LG 34UC97 34-Inch Ultra-Wide Curved Monitor Review

Results: Grayscale Tracking And Gamma Response

Our grayscale and gamma tests are described in detail here.

The 34UC97 comes with a factory-certified calibration in the form of a test result data sheet. LG measures grayscale tracking and gamma for each sample as it comes off the manufacturing line. Our out-of-box results, while decent, are not quite as good as claimed. The likely reason is that LG uses DeltaE 94 to track errors and we use DeltaE 2000, which is more stringent. Our analysis definitely falls in the realm of nit-picking, however. Aside from tiny aberrations in the 50- to 90-percent levels, this is good tracking.

After calibration, we achieved a superb result with no issues at all. The 34UC97 is obviously capable of professional-level accuracy. Given that it costs as much or more than many pro models, that’s a good thing.

Here is our comparison group:

A result of 2.57 DeltaE is perfectly respectable for any business-class screen. If you just want to plug and play with the 34UC97, you will be very satisfied with its image quality.

Of course, .72dE is even better. It's a worthwhile improvement to the monitor's grayscale tracking. We’re glad to see that the two most expensive displays include factory calibrations and can live up to their billing.

Gamma Response

Even though the 34UC97 ships in a factory-calibrated state, there is one important thing you must do if you want proper gamma tracking: turn off the Smart Energy Saving feature. If you leave it on, you’ll see a little brightness pumping in the image as content changes from dark to light. In our tests, each pattern flickered a bit as brightness increased. It’s a little like the auto-iris on a projector, except it does nothing to improve black levels.

We left the gamma preset alone and turned off SES. The resulting trace isn’t as flat as we’d like, but it’s not too bad. The impact on picture quality is barely noticeable. In the mid-tones you might see a slight flattening of the image. Most users won't perceive a problem, though.

Here is our comparison group again:

The slightly wavy tracking results in a last-place finish. Gamma values range from 2.37 to 1.94. It’s not that bad, but the other displays fare better.

We calculate gamma deviation by expressing the difference from 2.2 as a percentage.

The average value is 2.10, which is 4.54 percent below our standard of 2.2. We tried using the next-darker gamma preset, but this resulted in white balance issues at the higher levels. This is the only area where the 34UC97 could use some improvement. Color, as you’ll see on the next page, is quite good, as are the contrast and grayscale results we’ve recorded so far.

This thread is closed for comments
44 comments
    Your comment
  • Grognak
    I sure wish I could afford a screen like that, or the rig to go with it. Still, it's interesting how 21:9 just feels more natural when human FOV is about 4:3. It makes for great gameplay experiences, especially in first person games.
  • spp85
    Is this a FreeSync display?? Love to see the review here :)
  • loki1944
    Too bad it's not $1300 cool. Even the ROG Swift is cheaper than this.
  • Sanjirox
    Maybe it's 120 degrees per eye in which case 4:3 is a perfect match if you can only use one eye.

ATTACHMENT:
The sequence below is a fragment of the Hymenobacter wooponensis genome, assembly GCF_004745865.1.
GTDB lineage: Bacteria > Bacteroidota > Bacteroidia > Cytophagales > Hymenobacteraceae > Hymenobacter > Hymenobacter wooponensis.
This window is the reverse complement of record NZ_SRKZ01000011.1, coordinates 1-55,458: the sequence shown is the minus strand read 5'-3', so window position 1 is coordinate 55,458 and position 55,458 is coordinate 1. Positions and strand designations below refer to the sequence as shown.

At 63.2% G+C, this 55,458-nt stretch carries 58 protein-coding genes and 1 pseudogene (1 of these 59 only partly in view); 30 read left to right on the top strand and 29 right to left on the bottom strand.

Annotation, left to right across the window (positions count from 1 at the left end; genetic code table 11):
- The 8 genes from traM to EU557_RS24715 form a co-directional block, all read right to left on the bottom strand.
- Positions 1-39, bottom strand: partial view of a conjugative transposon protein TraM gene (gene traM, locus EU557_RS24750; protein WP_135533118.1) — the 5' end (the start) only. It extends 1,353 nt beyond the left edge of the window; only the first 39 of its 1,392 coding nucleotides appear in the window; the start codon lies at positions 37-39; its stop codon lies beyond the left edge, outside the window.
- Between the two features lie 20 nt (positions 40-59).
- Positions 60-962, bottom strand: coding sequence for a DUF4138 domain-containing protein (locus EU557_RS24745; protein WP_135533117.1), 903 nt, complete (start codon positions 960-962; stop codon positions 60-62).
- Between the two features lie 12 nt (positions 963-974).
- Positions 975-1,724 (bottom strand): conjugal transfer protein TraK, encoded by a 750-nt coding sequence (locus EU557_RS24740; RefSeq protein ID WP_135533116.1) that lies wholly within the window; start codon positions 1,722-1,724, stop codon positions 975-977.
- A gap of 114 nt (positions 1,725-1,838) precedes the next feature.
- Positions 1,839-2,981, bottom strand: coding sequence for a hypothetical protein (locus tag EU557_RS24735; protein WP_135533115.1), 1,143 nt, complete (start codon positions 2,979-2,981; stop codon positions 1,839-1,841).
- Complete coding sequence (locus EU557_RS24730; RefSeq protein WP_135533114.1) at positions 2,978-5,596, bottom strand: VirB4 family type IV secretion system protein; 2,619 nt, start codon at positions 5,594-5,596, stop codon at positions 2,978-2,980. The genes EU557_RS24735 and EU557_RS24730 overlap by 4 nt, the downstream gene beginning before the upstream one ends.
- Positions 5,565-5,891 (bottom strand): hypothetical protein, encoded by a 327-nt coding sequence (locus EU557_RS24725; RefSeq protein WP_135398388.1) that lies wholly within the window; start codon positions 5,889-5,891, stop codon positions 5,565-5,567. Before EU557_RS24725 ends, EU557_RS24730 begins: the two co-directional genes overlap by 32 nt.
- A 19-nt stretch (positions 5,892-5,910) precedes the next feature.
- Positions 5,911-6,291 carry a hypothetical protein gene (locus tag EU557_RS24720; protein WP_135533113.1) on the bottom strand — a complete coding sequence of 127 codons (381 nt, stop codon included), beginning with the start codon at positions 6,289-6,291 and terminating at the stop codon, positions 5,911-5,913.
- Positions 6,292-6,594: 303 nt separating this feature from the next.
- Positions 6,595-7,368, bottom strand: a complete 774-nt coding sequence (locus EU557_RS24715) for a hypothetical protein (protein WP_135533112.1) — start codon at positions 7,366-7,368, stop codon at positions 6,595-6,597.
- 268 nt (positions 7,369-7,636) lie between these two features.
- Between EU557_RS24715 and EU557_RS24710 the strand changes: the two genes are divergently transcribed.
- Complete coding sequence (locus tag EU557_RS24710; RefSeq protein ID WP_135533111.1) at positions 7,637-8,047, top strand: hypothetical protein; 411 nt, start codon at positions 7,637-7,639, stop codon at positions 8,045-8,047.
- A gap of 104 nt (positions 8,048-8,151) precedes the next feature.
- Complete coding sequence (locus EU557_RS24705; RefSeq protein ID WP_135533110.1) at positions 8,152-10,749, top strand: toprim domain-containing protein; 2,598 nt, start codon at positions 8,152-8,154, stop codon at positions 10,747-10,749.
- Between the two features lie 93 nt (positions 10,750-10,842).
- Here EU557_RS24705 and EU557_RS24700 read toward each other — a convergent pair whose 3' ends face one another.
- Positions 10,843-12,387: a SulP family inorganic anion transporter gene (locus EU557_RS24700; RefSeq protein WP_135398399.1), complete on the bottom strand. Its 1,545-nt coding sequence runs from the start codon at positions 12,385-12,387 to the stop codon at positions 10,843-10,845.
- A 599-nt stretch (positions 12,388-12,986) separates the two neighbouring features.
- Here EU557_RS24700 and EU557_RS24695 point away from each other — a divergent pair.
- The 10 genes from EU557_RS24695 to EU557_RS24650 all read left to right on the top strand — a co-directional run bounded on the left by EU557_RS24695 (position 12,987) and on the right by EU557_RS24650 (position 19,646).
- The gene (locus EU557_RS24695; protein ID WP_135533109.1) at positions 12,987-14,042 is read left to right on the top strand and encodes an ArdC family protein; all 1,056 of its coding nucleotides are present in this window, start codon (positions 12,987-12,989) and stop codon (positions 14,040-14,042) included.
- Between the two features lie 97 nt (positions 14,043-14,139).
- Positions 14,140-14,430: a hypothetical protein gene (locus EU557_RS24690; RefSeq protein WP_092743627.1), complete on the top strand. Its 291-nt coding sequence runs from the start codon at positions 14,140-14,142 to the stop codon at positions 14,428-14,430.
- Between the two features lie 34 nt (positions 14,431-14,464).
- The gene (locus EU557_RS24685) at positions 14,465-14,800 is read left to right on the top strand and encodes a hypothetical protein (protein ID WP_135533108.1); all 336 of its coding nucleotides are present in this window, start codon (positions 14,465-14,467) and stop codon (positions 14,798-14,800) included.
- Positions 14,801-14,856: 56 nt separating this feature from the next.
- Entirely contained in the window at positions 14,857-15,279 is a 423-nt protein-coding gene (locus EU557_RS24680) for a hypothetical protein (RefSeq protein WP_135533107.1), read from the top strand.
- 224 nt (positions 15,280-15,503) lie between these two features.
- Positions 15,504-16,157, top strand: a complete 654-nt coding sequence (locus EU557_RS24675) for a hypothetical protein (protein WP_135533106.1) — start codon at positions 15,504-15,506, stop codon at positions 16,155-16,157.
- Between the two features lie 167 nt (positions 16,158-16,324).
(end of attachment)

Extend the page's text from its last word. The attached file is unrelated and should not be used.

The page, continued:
• arossetti
    Waiting to see the new gaming model -u67. I'm sure the price on that one U.S. gonna suck too! But it is like buying two monitors.
  • Merry_Blind
    @Grognak Interesting! I've always wondered what was the actual aspect ratio of our vision. That 4:3 you talk about, is it per eye individually? or the two combined together?
  • Fokissed
    Human FOV, according to wikipedia:
    "The approximate field of view of an individual human eye is 95° away from the nose, 75° downward, 60° toward the nose, and 60° upward."
    "With eyeball rotation of about 90° (head rotation excluded, peripheral vision included), horizontal field of view is as high as 270°."
    This means 155°:135°(31:27, very squarish) for nonmoving eyes, and 270°:135°(2:1) for moving eyes.
  • RedJaron
    I think it's unforgivable that they didn't pack the USB cable. A USB3 A-to-B cable is not something most people have just have sitting on a shelf. You could argue that someone spending $1300 on a monitor has the money to pick one up, but I say for $1300 LG could have included a $5 cable in the box. Just ridiculous.
  • teahsr
    We know this is an expensive piece of equipment, but there isn’t anything else like the 34UC97 out there.

    ^^Except my Dell U3415W that is.....which is awesome..

    Now that 3440x1440 is around and more manufacturers are making this resolution, can we get it included in reviews?
  • moogleslam
    Needs 120Hz+ and G-Sync/FreeSync.
  • tegiri nenashi
    Widescreen propagandists logic is bizarre. 4:3 aspect ratio per _one_ eye? What do you have square eyes?
  • hardcore_player
    its a good monitor for productivity ..but not gaming ..it has a slow response time that increases the overall lag of the monitor , not to mention the input lag ....
    above all its way too expensive where i live .....huh.... 9,990 ILS = 2,552 USD
    DAMN...
  • CaptainTom
    Make it 5K with FreeSync and you have yourself a buyer LG!
  • flaxx
    Why not go to a 40" UHD TV (wrongly advertised as 4K), which has 1 PPI greater density, is larger with more screen real-estate and available everywhere at less than half the price!
  • aaab
    Would having two of these work? Or would having the curved screen muck that up?
  • steve4king
    I'm a little bit annoyed that the curve is so subtle. The purpose of curving a display shouldn't be just for the purpose of the marketing "Curved!" but should place the edges of the screen, relatively equidistant to your eyes as the center of the screen.